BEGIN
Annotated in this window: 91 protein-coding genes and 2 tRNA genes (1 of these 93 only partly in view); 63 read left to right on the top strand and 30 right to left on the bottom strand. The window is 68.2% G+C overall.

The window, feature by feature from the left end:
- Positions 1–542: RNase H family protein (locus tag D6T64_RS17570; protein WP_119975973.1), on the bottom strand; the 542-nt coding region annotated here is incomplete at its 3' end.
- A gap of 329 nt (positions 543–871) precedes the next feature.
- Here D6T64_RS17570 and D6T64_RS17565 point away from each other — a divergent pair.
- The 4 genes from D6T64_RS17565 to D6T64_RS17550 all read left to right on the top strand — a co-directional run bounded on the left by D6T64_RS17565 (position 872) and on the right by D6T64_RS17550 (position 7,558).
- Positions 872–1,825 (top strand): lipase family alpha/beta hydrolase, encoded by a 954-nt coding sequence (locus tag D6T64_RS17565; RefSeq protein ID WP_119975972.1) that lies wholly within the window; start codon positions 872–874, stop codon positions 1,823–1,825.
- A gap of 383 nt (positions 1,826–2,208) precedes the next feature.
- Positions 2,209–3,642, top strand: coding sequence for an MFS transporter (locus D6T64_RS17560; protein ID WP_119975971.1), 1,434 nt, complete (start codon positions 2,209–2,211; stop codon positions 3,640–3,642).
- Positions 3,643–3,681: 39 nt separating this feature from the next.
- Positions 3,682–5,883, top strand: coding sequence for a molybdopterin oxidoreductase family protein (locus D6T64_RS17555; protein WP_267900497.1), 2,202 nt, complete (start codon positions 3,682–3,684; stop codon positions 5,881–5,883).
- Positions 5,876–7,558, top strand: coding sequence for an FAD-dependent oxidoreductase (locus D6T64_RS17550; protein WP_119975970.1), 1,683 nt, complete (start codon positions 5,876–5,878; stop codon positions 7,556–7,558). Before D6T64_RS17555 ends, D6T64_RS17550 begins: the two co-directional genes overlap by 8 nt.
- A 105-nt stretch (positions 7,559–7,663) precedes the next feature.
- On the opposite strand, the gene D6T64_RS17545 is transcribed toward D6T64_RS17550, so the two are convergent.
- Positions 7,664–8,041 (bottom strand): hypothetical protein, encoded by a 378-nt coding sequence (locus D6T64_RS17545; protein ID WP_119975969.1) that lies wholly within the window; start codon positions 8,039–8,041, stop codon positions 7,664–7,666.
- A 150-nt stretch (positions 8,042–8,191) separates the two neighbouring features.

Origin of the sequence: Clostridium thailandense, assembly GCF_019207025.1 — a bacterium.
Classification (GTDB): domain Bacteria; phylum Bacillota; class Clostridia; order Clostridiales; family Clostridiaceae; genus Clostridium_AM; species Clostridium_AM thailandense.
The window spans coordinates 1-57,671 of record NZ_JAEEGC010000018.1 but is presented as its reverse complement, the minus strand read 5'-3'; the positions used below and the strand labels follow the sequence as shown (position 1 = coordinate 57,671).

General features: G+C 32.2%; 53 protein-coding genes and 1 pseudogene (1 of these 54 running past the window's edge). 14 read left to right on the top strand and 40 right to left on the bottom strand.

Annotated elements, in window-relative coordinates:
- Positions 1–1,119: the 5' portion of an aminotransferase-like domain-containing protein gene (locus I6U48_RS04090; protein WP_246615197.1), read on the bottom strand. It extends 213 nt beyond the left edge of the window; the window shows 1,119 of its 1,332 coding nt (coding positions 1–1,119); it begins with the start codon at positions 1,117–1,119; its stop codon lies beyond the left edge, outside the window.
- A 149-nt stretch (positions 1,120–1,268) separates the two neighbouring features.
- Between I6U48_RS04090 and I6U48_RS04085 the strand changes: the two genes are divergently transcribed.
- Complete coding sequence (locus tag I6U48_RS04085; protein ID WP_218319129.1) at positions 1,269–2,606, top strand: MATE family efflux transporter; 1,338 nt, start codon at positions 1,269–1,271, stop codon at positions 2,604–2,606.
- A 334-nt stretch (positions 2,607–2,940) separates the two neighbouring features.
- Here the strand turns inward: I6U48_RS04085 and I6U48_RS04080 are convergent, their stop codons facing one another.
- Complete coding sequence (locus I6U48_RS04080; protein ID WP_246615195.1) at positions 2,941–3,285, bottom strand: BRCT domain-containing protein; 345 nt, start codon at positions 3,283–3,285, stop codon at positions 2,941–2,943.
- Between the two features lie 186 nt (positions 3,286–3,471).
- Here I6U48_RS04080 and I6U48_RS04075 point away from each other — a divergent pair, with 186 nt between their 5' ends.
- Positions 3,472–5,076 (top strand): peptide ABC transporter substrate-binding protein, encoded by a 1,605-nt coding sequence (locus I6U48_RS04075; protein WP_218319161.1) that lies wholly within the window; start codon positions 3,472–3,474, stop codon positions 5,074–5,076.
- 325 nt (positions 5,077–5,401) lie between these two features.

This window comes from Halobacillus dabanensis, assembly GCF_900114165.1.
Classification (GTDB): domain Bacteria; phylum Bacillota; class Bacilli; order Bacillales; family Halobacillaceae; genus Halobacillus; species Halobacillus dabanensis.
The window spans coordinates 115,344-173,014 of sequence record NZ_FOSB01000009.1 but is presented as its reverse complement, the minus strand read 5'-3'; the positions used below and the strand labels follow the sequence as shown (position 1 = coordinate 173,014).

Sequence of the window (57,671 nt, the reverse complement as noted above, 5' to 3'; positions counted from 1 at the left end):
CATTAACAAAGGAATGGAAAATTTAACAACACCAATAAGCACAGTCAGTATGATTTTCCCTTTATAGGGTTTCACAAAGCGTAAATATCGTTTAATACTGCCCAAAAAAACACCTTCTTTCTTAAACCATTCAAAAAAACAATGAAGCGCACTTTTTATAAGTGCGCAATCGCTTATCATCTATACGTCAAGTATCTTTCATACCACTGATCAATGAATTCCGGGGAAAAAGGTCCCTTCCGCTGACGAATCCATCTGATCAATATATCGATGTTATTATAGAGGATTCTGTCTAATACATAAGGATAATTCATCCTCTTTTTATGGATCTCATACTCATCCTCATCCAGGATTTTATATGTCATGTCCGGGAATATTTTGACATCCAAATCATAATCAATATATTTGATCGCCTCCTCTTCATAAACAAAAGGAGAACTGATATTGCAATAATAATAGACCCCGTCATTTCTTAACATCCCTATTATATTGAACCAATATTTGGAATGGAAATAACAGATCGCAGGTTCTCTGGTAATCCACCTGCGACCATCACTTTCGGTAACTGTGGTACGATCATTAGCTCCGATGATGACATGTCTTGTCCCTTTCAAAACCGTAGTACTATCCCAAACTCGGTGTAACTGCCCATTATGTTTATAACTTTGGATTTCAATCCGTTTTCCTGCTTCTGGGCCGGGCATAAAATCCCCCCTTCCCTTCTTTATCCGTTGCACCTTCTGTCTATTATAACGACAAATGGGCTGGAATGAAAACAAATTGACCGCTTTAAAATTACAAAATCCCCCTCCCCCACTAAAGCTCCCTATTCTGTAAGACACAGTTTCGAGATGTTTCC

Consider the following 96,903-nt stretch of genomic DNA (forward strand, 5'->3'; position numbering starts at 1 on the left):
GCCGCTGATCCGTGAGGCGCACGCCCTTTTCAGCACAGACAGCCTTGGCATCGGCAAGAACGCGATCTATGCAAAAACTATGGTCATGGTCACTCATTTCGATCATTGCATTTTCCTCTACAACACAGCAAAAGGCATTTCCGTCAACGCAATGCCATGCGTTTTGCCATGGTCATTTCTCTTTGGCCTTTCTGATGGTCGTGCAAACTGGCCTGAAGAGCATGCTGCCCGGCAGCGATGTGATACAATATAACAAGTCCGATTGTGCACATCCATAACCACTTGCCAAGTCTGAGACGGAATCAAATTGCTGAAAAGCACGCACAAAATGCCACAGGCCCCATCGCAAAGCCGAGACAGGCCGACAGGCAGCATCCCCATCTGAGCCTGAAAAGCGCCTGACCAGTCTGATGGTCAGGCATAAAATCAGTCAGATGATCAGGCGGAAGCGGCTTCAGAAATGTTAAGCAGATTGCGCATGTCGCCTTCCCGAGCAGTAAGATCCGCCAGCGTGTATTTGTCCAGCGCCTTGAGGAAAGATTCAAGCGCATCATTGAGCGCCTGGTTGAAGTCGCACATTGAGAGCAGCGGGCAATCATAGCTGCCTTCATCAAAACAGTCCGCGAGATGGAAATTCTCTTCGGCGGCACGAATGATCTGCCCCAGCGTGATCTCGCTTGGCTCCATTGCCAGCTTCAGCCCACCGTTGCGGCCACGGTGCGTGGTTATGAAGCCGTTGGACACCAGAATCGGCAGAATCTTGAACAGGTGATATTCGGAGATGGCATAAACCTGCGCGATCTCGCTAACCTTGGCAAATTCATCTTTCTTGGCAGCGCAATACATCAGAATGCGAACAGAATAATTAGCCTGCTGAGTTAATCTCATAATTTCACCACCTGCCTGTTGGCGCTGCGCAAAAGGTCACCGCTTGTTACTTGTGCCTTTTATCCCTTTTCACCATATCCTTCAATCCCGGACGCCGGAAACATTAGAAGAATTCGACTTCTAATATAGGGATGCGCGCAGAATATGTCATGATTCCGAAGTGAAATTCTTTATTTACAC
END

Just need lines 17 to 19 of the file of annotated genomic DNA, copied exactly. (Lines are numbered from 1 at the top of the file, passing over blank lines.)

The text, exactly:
Origin of the sequence: Clostridium thailandense, assembly GCF_019207025.1 — a bacterium.
Classification (GTDB): domain Bacteria; phylum Bacillota; class Clostridia; order Clostridiales; family Clostridiaceae; genus Clostridium_AM; species Clostridium_AM thailandense.
The window spans coordinates 1-57,671 of record NZ_JAEEGC010000018.1 but is presented as its reverse complement, the minus strand read 5'-3'; the positions used below and the strand labels follow the sequence as shown (position 1 = coordinate 57,671).